Faith Column: Jesus does things for a reason |

Faith Column: Jesus does things for a reason

When I was getting ready for this week’s sermon, I started researching the story of Jesus at Simon’s house. I am sure that some of you are aghast that Jesus did not wash his hands before going into eat. However, your reasons are probably more to do with sanitation than one of the verses in Leviticus. James W. Moore points out that a noted evangelist said that there are 577 sins that you can commit (Yes, Lord I have Sinned, p. 52). He missed a few. According to the Torah there are 619.

What we miss is the context of this story. When we start Holy Week, we usually start with the crowds on the road from Bethany and the Mount of Olives. Jesus is on the donkey. The makeshift saddle of coats is in play. We’ve got palms in our hands. Or Boston ferns, if the pastor didn’t talk to the right person at City Market when she called in the order.

But what was Jesus doing the night before?

I’ll give you a hint: Scandalizing his hosts at a dinner party. At this dinner party, it starts with him not washing his hands. And it goes downhill pretty fast.

Remember that Jesus usually does things for a reason. Jesus was not not washing his hands because he was a bad Jew, but because he had a point to make. He must have seen something. He must have notice something about Simon’s behavior. In fact, this party will take a turn a little later that leads us to believe that Simon’s behavior as a host left a lot to be desired.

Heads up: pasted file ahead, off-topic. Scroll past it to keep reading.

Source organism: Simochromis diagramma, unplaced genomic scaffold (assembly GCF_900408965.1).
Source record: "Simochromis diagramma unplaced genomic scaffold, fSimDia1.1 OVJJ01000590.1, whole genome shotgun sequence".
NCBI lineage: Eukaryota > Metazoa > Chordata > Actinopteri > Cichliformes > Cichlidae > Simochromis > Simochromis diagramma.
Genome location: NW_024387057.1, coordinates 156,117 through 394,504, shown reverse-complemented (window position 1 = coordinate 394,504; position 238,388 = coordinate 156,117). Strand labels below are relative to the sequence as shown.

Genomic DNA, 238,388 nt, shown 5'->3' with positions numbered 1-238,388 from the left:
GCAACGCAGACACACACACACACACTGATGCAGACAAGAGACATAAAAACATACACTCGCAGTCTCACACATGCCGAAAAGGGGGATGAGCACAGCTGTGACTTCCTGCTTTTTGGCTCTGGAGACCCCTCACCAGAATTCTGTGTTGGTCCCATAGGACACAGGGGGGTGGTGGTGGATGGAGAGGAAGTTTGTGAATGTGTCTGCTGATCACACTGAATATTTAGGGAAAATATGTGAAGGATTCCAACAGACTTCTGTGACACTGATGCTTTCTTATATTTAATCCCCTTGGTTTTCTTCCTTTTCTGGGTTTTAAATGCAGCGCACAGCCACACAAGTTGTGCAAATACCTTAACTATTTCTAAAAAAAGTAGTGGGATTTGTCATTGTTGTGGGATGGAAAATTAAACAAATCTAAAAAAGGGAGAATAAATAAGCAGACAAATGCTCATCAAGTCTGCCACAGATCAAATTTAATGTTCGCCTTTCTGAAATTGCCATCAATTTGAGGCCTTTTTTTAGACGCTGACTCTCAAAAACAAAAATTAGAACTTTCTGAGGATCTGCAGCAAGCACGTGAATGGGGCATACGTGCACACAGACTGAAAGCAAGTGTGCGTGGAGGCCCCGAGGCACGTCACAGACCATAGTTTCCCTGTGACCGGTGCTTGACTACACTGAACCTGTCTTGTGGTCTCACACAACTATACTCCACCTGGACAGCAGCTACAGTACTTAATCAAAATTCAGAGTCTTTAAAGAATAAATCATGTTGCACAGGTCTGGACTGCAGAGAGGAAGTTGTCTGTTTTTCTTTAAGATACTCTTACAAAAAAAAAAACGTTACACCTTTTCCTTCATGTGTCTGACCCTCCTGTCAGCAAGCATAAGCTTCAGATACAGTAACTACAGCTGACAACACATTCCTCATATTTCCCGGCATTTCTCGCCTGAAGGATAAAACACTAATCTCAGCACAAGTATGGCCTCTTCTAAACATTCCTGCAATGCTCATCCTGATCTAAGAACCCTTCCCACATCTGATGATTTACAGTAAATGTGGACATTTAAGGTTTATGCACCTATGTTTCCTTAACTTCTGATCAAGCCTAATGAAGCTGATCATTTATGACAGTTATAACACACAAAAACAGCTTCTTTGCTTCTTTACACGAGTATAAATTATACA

Jesus was living out the parable, the saying he was about to tell.

“Now, you Pharisees clean the outside of the cup and platter, but your insides are stuffed with greed and wickedness. Foolish people! Didn’t the one who made the outside also make the inside? Therefore, give to those in need from the core of who you are and you will be clean all over. (Luke 11:39-41(CEB))

Jesus is talking about more than the physical here. These are people who look good on the outside, but who don’t look so good when you examine them on the inside. They are twisted up inside and they don’t know how to get out of it.

There are three sins that seem to be the infecting vices. We can be filled up with Ingratitude, Pride, and Resentment. These three vices can twist us until we can’t see the guest they have at the table. Jesus suggests that we always need to be careful to see who we have at the table. As Jesus says, give to those in need and we will be clean all over. The story of the supper before Palm Sunday ends with a woman who truly sees. She comes in and pours an expensive jar of perfume on Jesus’ feet. She welcomes the guest as Simon did not and is remembered for it. Jesus invites us to follow her example.

Pastor Deana Armstrong is the pastor of the First Congregational United Church of Christ in Craig.

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